Bridge of Birdscombines science fiction and fantasy in an epic tale with a flavorful Chinese foundation pierced with wit and humor and caricatures of professionals and politicians we would recognize even in our western culture. The book is a pearl of great price like the pearls and jade coveted by a cleric's wife, Lotus Cloud, who received rooms full of the stuff form suitors she named Poopsie and Pooh-pooh, but who turns out to be a long lost goddess named Jade Pearl. She must cross a magic bridge built by the leading birds of the world before it is too late. She, and several others know that this bridge is the only way to Heaven.

Silkworms and Ginseng in Heaven

In the 7th Century AD, the story opens at the yearly silkworm spinning at Number Ten Ox's home in Ku-fu, but the silkworms die and rot. Soon the children are infected with a plague. The villagers and the abbot can do nothing to help them. so they send Ox to Peking (Beijing) for a wizard or an alchemist to help. he can only afford the master that admits to knowing only half of all there is to know - Master Li Kao, who has a slight flaw in his character. His business card is composed of an only half-opened eye. better than fully closed!

Together, Yu and Li search the continent looking for the Great root of Power, the only ginseng plant that can cure the children of Ku-fu. They try many ties, but find that the legs and arms and head of the plant will not save the children. The two men search time and again until they find the Heart of the root in an unlikely place, led to it by a child's rhyming game, the words of which come emanating from the strange wall near Ku-fu named Dragon's Pillow.

The heroes meet alchemists, Chinese wizards, key keepers, tax collectors, evil rulers, misers, a pocupine merchant, large invisible mosters, musical caves, sword-dancing ghosts, and many more fascinating characters.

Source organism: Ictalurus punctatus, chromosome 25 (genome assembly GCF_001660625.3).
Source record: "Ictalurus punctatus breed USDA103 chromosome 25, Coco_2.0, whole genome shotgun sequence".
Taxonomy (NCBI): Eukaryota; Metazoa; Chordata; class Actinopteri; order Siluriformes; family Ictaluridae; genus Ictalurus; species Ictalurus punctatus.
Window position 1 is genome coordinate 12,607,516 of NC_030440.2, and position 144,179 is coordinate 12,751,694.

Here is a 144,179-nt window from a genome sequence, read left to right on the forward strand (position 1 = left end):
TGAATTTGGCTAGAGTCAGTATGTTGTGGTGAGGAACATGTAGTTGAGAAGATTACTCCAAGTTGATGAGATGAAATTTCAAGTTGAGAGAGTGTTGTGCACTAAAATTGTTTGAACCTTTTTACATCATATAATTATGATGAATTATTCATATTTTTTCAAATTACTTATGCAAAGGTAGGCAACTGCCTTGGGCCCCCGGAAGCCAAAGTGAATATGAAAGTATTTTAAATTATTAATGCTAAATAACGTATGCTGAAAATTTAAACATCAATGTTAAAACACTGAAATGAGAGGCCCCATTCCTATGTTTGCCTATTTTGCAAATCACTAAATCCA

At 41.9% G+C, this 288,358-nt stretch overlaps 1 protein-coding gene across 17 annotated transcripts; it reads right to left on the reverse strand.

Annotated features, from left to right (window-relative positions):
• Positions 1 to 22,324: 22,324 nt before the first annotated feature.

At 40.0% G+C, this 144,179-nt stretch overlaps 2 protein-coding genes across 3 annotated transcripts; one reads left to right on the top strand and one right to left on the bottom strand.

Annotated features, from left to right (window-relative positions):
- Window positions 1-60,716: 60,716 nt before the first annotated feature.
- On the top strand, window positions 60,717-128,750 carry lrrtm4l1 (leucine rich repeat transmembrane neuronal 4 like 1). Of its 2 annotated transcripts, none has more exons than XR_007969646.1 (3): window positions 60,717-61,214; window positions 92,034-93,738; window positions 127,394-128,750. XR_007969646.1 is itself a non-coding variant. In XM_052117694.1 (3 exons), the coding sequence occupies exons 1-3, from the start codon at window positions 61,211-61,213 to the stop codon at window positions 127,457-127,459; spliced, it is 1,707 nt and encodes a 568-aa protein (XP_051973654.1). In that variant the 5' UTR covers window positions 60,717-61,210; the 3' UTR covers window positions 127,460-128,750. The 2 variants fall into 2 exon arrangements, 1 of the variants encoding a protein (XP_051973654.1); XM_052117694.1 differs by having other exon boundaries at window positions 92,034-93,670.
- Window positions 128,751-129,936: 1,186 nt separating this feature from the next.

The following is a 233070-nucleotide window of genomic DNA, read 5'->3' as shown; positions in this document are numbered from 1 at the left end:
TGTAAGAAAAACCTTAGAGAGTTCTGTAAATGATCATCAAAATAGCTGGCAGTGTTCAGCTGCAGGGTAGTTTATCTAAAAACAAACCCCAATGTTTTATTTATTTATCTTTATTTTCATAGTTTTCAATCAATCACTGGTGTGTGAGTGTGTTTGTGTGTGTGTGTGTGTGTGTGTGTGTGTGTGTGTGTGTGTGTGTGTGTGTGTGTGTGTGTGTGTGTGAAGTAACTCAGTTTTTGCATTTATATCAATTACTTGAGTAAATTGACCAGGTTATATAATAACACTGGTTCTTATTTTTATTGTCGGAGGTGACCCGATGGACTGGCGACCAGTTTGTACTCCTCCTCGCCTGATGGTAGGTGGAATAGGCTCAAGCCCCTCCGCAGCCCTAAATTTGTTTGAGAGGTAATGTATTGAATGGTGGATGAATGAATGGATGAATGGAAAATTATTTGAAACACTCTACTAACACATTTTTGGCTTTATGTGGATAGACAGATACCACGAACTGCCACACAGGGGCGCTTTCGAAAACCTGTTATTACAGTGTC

With each impossible undertaking, Master Li cheerfully exclaims, "Let us commit suicide!" and Li and Yu will then always think about the forms they will take in the next life --The master will be a 3-toed sloth and Ox will be a cloud in the sky that will sprinkle him with a light rain as he hangs in a tree that was once a miser in a former life, but who will be known as Great Generosity when he becomes a tree.These scenes are delightful.

There is blood and gore in this novel, but it is acceptable in a fairy tale sort of manner in which good triumphs over evil. By the end of the story, all the many loose ends are tied up and Master Li and Number 10 Ox have solved at least a dozen very tough riddles that have saved the Universe in a number of ways. Most humorous is the way in which the two keep meeting the people that they have bilked out of money that they needed in their quest for the Great root of Power. The con games are wonderful to behold and several of the conned come over to the side of the heroes in the ends.

This is truly a funny tale to be read over and over and handed down the generations. The author, Barry Hughart wrote a trilogy, although he meant to write seven complete novels of Master Li and Number 10 Ox. Publication problems arose that kept him from being able to do so, but one hopes that he resumes these stories at some time in the near future. The world is a better place for his first three.